PSEP – Canada to help St. Michael’s build patient safety capacity23618Patient Safety News St. Michael's Hospital in downtown Toronto has embarked upon a renewed patient safety program to embed safety into the forefront of everything they do. Policies have been revamped and new tools, roles and supports have been created around the elements of a strong safety culture. "St. Michael's has been committed to patient safety in a fulsome way since 2004," says Dr. Chris Hayes, Medical Director, Quality and Performance. "We have now reached a point where we want to take patient safety to the next level and we are investing more in it as the science improves. It is a corporate commitment to advance our approach to patient safety in our journey to being a highly safe organization." St. Michael's already has a program in place that trains people in quality improvement skills; and now they are embarking on the same capacity building for patient safety by using the Patient Safety Education Program – Canada (PSEP – Canada) as the catapult. As a trained Master Facilitator for PSEP – Canada, Dr. Hayes knows how the PSEP – Canada program can help St. Michael's build that capacity. Rather than using the traditional approach where a few individuals are selected to take the PSEP – Canada training and bring their new knowledge and skills back to their organization, St. Michael's is bringing a PSEP – Canada workshop to their home front, training 30 people from their organization at the same time. They have strategically partnered with their corporate education portfolio to train individuals as patient safety educators, providing patient safety knowledge and pedagogical approaches so that they can be patient safety champions at the unit level. "The difference with bringing the program in-house is that we can apply the PSEP – Canada training into our contextual framework and align it with our messaging and corporate priorities," says Dr. Hayes. "The role of our educators is to translate knowledge and skills to the clinical units. We are augmenting our clinical educators with patient safety content so that they can embed it into what they already do. They will now have the language, the nomenclature and the capabilities to more easily translate patient safety examples and science, and human factors with confidence." St. Michael's worked with the PSEP – Canada team to choose the modules that are aligned with the hospital's strategic plan and patient safety program. A two-day PSEP – Canada workshop will be delivered at the hospital on September 20 to 21, 2016. Master Facilitators have been secured, patient representatives have signed up, the room is booked and they are ready to learn. "At the conclusion of the PSEP – Canada "Become a Patient Safety Trainer" workshop, we will have immediately created a large network of patient safety educators in our own building that we can connect with, and we will work with them to share the PSEP – Canada content hospital-wide," adds Dr. Hayes. "We are really excited about this big step in capacity building all at once." ​30/08/2016 4:00:00 PMSt. Michael's Hospital in downtown Toronto has embarked upon a renewed patient safety program to embed safety into the forefront of everything they30/08/2016 4:01:50 PM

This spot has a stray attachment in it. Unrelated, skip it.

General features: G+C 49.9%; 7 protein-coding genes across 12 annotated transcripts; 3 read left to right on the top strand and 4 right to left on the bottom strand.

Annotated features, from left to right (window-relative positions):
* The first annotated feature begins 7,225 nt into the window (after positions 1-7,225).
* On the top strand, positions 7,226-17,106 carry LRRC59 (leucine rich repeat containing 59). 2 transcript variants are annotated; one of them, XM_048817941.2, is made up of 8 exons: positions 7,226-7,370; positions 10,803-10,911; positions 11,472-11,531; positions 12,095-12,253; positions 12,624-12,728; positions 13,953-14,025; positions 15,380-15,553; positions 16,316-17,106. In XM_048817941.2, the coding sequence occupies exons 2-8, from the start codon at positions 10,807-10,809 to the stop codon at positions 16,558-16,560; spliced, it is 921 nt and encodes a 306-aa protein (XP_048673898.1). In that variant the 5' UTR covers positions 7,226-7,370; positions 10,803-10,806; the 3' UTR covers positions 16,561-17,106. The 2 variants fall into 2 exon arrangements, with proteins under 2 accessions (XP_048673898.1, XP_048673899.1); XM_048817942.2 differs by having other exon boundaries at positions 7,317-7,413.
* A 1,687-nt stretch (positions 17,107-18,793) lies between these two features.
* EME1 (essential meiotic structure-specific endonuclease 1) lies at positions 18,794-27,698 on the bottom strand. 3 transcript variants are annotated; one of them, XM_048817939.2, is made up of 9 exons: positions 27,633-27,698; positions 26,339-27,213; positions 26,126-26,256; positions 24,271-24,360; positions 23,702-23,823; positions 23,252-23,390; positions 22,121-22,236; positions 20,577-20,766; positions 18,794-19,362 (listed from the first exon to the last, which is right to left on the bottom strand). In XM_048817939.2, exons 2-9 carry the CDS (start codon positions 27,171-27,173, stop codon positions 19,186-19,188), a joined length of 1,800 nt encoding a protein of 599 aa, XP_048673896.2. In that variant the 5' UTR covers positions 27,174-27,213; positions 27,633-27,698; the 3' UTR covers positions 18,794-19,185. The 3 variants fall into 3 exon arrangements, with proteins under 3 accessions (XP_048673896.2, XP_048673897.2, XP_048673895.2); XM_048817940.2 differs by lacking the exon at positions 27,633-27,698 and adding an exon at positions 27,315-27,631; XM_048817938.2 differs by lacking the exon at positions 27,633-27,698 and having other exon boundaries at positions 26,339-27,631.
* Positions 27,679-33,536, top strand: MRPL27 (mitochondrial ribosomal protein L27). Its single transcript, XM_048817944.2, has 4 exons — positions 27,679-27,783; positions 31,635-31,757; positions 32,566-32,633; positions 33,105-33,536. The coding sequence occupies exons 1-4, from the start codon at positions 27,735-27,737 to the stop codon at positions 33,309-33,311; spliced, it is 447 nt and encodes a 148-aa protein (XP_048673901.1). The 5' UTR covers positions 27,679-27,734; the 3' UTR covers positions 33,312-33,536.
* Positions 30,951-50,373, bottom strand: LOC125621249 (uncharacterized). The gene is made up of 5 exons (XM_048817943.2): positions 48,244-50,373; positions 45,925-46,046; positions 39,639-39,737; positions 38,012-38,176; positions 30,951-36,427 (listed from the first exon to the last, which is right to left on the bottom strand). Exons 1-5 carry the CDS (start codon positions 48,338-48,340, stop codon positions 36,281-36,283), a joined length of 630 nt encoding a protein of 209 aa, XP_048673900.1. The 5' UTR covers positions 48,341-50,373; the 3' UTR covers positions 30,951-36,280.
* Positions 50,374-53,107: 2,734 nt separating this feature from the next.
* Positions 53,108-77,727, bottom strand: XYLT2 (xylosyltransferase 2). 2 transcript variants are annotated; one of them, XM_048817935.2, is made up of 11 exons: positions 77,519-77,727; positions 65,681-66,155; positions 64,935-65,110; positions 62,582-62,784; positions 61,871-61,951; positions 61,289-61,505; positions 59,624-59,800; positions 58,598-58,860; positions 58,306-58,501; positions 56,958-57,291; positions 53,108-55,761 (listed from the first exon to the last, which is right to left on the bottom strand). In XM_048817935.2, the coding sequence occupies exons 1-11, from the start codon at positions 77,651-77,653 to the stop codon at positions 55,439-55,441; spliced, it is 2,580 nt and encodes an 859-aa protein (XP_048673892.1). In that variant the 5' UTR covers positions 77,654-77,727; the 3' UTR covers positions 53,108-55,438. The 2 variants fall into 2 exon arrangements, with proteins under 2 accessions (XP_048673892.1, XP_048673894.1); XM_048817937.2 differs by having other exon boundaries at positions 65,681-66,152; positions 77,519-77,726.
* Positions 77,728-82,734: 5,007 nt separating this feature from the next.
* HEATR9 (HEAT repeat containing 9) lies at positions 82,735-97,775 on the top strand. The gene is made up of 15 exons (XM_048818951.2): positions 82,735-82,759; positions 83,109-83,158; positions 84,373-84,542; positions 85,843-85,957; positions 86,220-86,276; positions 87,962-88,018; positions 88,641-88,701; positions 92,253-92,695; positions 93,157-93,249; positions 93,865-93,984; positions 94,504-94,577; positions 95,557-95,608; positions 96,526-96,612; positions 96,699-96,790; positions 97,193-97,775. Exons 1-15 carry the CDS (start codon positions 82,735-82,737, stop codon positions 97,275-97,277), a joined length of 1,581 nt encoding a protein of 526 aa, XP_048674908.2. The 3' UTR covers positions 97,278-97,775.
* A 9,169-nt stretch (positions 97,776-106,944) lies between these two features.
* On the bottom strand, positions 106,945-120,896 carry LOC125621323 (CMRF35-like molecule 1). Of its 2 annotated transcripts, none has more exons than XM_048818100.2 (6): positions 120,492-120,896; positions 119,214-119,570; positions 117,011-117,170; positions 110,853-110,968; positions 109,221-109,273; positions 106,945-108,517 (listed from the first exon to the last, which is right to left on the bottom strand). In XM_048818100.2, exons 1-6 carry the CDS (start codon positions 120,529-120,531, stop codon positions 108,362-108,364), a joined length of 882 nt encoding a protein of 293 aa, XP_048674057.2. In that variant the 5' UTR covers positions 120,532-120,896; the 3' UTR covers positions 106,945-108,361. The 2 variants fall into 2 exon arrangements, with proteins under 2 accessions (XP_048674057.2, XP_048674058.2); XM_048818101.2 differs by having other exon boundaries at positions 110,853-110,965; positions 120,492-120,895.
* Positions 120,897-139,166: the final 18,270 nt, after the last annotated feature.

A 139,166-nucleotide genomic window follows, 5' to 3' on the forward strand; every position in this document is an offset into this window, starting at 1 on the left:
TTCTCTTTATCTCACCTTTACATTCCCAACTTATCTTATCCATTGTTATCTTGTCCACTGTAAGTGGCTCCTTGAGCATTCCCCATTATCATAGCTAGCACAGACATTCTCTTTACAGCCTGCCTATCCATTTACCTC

RESEARCH VOLUNTEERS NEEDED!23548Patient Safety News Are you a clinician who has been part of an adverse clinical event? Did it lead to a career transition into a new role or position? If so, we need your insights! Researchers at the University of Missouri Health Care and University of Massachusetts-Boston are seeking clinicians to participate in a short online survey about the impact of adverse events on career transitions. The survey has been designed to help us better understand the experiences of these clinicians and takes approximately 10-15 minutes to complete. There will be no uniquely identifying information collected or linked to the participant's responses and all data will be collected confidentially according to institutional review board (IRB) requirements. Participation is voluntary and may be terminated at any point. To take part in the survey, please click here. The survey will remain open until early to mid-October 2016. For more information, please contact Dr. Susan Scott at (573) 884‐2373 or Dr. Jason Rodriquez 8:00:00 PMAre you a clinician who has been part of an adverse clinical event?   Did it lead to a career transition into a new role or position?  23/08/2016 2:26:07 PM235